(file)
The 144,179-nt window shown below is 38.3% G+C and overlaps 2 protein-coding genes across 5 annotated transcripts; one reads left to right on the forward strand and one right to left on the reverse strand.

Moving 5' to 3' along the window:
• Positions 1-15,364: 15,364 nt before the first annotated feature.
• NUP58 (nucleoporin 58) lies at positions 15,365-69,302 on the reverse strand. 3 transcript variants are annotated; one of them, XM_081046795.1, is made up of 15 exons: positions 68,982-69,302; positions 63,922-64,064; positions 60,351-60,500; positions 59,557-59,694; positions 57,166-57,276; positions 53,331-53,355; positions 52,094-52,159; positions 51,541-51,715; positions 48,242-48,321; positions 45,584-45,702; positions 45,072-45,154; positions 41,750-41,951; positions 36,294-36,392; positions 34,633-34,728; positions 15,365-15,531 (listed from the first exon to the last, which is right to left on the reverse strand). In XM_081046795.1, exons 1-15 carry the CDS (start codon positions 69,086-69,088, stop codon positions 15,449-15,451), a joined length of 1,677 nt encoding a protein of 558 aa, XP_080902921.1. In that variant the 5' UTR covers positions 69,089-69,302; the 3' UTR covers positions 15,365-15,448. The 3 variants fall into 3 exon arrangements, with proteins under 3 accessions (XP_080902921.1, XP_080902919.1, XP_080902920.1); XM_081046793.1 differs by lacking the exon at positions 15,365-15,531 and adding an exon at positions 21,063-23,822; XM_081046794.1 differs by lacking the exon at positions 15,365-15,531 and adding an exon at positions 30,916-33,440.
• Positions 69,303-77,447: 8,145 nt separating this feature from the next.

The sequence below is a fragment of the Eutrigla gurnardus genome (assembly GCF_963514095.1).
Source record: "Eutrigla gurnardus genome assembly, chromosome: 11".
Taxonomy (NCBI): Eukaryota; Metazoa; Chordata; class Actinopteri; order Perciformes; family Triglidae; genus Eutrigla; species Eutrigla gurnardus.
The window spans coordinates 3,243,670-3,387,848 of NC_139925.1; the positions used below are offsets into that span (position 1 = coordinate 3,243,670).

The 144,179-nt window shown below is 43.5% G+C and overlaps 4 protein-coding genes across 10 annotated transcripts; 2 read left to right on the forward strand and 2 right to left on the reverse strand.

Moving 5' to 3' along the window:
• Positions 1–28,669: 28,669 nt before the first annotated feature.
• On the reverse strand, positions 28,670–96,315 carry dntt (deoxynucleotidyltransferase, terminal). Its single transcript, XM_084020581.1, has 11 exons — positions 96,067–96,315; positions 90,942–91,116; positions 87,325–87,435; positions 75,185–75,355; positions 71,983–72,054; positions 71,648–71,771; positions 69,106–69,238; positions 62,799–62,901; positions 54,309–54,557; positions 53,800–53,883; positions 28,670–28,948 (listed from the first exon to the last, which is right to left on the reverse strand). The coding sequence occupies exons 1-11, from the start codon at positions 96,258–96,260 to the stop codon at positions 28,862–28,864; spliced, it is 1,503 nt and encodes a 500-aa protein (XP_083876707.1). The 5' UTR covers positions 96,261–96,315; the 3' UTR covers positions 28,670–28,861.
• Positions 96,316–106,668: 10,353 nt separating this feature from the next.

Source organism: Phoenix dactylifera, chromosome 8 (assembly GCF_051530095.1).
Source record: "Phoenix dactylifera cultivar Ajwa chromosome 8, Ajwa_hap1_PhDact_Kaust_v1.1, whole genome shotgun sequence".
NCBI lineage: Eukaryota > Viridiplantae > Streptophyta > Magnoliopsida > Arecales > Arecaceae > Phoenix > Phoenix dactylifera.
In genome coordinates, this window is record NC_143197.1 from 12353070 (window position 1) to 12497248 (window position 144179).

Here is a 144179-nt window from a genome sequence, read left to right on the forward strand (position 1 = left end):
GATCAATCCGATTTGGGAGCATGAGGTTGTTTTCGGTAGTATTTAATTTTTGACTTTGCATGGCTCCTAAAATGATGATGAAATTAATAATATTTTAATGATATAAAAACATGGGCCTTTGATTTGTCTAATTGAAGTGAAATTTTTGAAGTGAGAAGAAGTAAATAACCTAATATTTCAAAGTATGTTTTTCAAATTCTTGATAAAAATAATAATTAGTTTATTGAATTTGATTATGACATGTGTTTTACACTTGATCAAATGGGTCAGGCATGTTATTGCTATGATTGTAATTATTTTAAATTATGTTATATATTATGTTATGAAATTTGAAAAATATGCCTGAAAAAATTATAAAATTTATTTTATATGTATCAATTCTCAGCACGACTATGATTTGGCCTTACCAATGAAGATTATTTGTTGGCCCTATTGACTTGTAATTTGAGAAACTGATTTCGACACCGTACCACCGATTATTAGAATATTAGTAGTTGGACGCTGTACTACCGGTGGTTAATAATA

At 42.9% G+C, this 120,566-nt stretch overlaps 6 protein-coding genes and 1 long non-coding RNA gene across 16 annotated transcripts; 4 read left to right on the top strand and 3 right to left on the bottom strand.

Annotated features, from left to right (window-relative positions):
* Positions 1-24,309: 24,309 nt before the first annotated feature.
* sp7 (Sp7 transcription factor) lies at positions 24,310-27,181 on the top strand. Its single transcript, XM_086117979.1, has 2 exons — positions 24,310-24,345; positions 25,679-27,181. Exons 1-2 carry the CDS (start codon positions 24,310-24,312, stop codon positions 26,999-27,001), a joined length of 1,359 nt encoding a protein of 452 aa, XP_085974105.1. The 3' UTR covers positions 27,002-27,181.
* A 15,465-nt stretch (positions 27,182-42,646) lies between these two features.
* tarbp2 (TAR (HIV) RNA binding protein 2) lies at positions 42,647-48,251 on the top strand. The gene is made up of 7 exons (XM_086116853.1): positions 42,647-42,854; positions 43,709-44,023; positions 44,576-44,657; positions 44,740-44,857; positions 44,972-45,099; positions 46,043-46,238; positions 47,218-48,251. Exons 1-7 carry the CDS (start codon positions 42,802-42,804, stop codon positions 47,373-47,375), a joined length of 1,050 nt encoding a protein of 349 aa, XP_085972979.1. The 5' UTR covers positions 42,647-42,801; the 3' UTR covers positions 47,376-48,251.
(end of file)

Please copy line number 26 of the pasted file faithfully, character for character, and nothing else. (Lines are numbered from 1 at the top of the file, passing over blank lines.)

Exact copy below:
* tarbp2 (TAR (HIV) RNA binding protein 2) lies at positions 42,647-48,251 on the top strand. The gene is made up of 7 exons (XM_086116853.1): positions 42,647-42,854; positions 43,709-44,023; positions 44,576-44,657; positions 44,740-44,857; positions 44,972-45,099; positions 46,043-46,238; positions 47,218-48,251. Exons 1-7 carry the CDS (start codon positions 42,802-42,804, stop codon positions 47,373-47,375), a joined length of 1,050 nt encoding a protein of 349 aa, XP_085972979.1. The 5' UTR covers positions 42,647-42,801; the 3' UTR covers positions 47,376-48,251.